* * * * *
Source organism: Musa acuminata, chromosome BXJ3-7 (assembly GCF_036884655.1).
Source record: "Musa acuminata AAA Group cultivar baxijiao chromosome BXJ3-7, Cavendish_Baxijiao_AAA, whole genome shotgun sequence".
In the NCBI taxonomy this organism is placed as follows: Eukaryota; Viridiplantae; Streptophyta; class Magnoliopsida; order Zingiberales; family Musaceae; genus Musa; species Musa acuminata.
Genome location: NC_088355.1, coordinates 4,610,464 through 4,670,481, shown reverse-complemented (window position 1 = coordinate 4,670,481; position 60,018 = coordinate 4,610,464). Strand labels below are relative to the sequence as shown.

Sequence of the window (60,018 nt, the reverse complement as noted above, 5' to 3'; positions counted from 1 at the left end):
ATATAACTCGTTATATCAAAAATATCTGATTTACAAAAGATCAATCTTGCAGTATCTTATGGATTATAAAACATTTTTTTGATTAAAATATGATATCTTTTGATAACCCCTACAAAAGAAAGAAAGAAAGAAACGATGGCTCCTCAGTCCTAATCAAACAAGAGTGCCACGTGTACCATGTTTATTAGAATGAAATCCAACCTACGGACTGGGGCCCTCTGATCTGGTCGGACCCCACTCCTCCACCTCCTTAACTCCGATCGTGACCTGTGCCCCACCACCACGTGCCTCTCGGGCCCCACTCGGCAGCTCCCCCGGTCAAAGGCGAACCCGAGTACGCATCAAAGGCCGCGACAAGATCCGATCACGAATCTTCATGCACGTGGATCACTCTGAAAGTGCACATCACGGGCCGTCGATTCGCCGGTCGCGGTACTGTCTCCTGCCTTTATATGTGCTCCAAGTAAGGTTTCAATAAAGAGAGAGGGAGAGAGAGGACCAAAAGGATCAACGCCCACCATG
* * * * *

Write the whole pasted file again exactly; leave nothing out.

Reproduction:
Source organism: Musa acuminata, chromosome BXJ3-7 (assembly GCF_036884655.1).
Source record: "Musa acuminata AAA Group cultivar baxijiao chromosome BXJ3-7, Cavendish_Baxijiao_AAA, whole genome shotgun sequence".
In the NCBI taxonomy this organism is placed as follows: Eukaryota; Viridiplantae; Streptophyta; class Magnoliopsida; order Zingiberales; family Musaceae; genus Musa; species Musa acuminata.
Genome location: NC_088355.1, coordinates 4,610,464 through 4,670,481, shown reverse-complemented (window position 1 = coordinate 4,670,481; position 60,018 = coordinate 4,610,464). Strand labels below are relative to the sequence as shown.

Sequence of the window (60,018 nt, the reverse complement as noted above, 5' to 3'; positions counted from 1 at the left end):
ATATAACTCGTTATATCAAAAATATCTGATTTACAAAAGATCAATCTTGCAGTATCTTATGGATTATAAAACATTTTTTTGATTAAAATATGATATCTTTTGATAACCCCTACAAAAGAAAGAAAGAAAGAAACGATGGCTCCTCAGTCCTAATCAAACAAGAGTGCCACGTGTACCATGTTTATTAGAATGAAATCCAACCTACGGACTGGGGCCCTCTGATCTGGTCGGACCCCACTCCTCCACCTCCTTAACTCCGATCGTGACCTGTGCCCCACCACCACGTGCCTCTCGGGCCCCACTCGGCAGCTCCCCCGGTCAAAGGCGAACCCGAGTACGCATCAAAGGCCGCGACAAGATCCGATCACGAATCTTCATGCACGTGGATCACTCTGAAAGTGCACATCACGGGCCGTCGATTCGCCGGTCGCGGTACTGTCTCCTGCCTTTATATGTGCTCCAAGTAAGGTTTCAATAAAGAGAGAGGGAGAGAGAGGACCAAAAGGATCAACGCCCACCATG